Americans have been showing their independent streak for thousand of years. Samples of fossilized faeces from caves in Oregon show that two distinct tool-making cultures lived side by side more than 13,000 years ago1. And a genetic analysis of living Native Americans from dozens of cultures indicates that, in prehistory, North and South America were settled by at least three waves of migrants from Asia2.
Together, the studies — published this week in Science1 and Nature2 — support the idea that humans settled the continents along the Pacific coastline first, fast and furiously, and moved inland later.
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For decades, archaeologists assumed that the first Americans were the 'Clovis' people, who left distinctive spear points all over the American Midwest and Southwest around 13,000 years ago. But in recent years, they have discovered evidence of pre-Clovis occupations from the Pacific Northwest to southern Chile (see 'Coming to America'). Among these pre-Clovis finds were pieces of fossilized faeces, or coprolites, from the Paisley Caves in Oregon.
Now, DNA and carbon extracted from the Paisley coprolites, along with stone artefacts found in the caves, suggest that the humans who deposited them were distinct from the Clovis people yet lived in the Americas at the same time1.
Dennis Jenkins, an archaeologist at the University of Oregon in Eugene, and his team have been working in the Paisley Caves. In addition to the coprolites, they uncovered a selection of narrow, sloping-shouldered, thick-based spear points that resemble others found throughout the Western United States, but are distinct from the broader, concave Clovis points, suggesting that the people who made them were from a different culture.
Radiocarbon dating of the coprolites found alongside the points indicates that they are between about 13,000 and 14,000 years old, and DNA analysis from two independent laboratories shows that the faeces are from humans.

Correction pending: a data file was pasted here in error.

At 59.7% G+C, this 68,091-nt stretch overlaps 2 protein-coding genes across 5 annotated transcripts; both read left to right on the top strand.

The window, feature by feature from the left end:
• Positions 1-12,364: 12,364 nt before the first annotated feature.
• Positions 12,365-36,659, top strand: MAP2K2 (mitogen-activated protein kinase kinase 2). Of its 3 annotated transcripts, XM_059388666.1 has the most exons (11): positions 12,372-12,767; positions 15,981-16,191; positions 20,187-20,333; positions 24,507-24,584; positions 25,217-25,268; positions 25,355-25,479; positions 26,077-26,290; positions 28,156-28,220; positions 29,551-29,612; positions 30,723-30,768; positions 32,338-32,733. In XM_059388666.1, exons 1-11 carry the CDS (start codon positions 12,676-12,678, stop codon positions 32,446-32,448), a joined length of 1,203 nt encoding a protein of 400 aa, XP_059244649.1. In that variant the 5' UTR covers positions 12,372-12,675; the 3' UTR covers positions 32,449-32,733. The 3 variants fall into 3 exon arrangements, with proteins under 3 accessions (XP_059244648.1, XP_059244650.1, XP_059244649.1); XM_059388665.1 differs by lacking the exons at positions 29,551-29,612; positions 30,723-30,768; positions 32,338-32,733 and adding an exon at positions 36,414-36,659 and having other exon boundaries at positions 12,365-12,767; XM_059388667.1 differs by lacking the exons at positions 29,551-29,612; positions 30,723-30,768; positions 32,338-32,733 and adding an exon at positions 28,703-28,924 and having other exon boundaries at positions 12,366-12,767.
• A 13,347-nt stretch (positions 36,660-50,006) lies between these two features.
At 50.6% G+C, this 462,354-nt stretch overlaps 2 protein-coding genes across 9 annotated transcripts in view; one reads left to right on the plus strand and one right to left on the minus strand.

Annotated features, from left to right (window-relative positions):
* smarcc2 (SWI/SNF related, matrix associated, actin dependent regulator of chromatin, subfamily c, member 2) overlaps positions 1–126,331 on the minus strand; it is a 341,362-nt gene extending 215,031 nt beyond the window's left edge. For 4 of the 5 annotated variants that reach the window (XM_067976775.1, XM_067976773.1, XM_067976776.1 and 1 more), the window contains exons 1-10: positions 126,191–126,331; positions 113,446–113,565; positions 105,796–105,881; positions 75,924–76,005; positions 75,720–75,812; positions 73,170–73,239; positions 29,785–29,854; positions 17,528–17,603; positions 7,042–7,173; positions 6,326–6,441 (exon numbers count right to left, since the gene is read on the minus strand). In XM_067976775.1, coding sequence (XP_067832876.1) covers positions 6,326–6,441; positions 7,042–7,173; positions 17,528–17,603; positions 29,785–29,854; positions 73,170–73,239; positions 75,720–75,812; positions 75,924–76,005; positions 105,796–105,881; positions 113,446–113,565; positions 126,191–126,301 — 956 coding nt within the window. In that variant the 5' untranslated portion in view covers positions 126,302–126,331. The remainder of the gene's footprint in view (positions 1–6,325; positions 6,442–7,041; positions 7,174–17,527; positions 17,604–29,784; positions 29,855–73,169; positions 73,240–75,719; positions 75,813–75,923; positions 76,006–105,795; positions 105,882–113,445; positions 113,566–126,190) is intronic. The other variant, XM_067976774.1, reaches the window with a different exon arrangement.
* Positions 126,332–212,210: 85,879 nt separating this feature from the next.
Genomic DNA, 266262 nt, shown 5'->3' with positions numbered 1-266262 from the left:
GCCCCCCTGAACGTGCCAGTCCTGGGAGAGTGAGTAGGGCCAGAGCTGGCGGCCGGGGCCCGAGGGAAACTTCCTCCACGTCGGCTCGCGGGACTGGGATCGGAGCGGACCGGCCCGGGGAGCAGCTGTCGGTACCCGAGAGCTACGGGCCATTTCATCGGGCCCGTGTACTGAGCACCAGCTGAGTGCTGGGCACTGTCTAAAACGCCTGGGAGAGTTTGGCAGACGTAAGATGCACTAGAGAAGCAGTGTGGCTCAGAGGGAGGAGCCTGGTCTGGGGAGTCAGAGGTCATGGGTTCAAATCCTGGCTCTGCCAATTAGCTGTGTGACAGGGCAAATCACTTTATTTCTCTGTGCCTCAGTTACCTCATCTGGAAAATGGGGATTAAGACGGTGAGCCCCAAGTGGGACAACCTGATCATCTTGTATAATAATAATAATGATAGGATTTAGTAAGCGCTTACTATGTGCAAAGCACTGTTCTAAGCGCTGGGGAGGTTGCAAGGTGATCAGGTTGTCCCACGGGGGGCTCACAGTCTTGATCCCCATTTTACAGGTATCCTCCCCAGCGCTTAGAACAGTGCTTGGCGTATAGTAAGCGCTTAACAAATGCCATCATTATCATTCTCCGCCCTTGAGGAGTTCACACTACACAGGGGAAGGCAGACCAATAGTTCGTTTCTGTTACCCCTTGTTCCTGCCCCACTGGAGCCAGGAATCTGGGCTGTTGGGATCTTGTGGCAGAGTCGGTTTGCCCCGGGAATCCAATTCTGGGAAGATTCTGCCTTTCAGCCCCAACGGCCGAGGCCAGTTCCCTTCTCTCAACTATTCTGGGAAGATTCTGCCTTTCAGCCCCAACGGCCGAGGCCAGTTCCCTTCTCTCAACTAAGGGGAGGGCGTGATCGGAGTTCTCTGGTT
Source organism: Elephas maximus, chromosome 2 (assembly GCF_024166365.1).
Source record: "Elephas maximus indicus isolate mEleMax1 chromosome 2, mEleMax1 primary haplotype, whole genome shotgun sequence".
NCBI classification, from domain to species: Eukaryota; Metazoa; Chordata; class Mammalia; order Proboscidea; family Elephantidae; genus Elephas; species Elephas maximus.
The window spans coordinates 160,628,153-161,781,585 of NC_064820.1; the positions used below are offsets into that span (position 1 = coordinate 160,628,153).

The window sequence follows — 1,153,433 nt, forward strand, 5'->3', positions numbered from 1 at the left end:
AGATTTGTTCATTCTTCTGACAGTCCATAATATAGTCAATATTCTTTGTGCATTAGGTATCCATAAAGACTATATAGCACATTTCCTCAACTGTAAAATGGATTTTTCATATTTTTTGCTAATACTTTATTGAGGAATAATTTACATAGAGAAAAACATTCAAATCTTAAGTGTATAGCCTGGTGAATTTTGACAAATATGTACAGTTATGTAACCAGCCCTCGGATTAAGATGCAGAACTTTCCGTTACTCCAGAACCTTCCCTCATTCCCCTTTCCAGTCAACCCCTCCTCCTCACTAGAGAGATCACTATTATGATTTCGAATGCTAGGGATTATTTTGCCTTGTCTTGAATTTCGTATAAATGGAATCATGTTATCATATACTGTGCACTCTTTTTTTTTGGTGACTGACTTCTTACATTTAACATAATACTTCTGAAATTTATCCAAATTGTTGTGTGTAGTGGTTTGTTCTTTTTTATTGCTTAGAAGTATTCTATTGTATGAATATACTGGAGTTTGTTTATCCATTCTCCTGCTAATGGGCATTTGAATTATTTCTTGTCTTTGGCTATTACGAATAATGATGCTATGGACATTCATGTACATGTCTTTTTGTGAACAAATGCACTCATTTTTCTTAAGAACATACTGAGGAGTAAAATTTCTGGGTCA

“There is no evidence of Clovis or any precursor to Clovis in the caves currently, and so that suggests that you’ve got here, at the exact same time, at least two technologies,” says Jenkins.
Michael Waters, an archaeologist at Texas A&M University in College Station, calls the Paisley Caves “a gift to archaeology” because they show that humans roamed the Americas before and during the reign of Clovis people. The finds lends additional support to the idea that, after trekking across the Bering land bridge from Asia about 15,000 years ago, humans skirted the Pacific coast, quickly reaching the southern tip of South America. Algae associated with stone tools recovered in Monte Verde, Chile, has been dated at more than 14,000 years old3.
Waters says that there is little material evidence of the journey down the Pacific coast, particularly in Alaska. But he notes that the route makes more sense than an early inland migration, on which humans would face a dizzying array of climates, food sources and encounters with dangerous animals such as snakes. “There’s going to be a big learning curve if you come by land,” he says. “If you’re coming along the coast, the sea mammals are pretty consistent and you can move quickly.”
The genomes of contemporary Native Americans also hint at a fast coastal migration, says David Reich, a population geneticist at Harvard Medical School in Boston, Massachusetts. He and his colleagues analysed2 hundreds of thousands of genetic variants from Native Americans who belonged to 52 different groups, from Aleut people in Alaska to the Yaghan in Chile, the world’s most southerly indigenous population.
Nearly all the populations originated from a single migration across the Bering land bridge, says Reich. Southern-living population have less genetic diversity than their more northern kin, suggesting that their ancestors travelled quickly, winnowing down diversity as they moved . “There’s some evidence for a coastal expansion,” says Reich.
His team also found evidence for two further, presumably later, migrations from Asia in the genomes of Inuit people living in Greenland and Chipewyan people from west of Hudson Bay in northern Canada. The descendants of people migrating in these waves interbred with those whose ancestors arrived earlier, potentially explaining why genetic studies of Native Americans have pointed to a single migration from Asia, whereas linguistic studies indicated that there had been three4, says Reich.
The Clovis people and the inhabitants of the Paisley Caves probably both originated from the first Asian migration, but it is unclear when and where they became distinct groups or whether their genetic legacy survives, says Eske Willerslev, an evolutionary geneticist at the University of Copenhagen who was involved in the Paisley Cave work.
Studies of ancient DNA could provide the answers. Maternally inherited mitochondrial DNA from the coprolites looks similar to that of some contemporary Asian and Native American populations, and Willerslev says that nuclear DNA from coprolites — if it can be recovered — should show where the people came from and whether they have any living direct descendants. Willerslev hopes soon to publish the genome of a Clovis individual: in April, he told a conference that his team is sequencing the DNA of “the oldest skeleton in the Americas".
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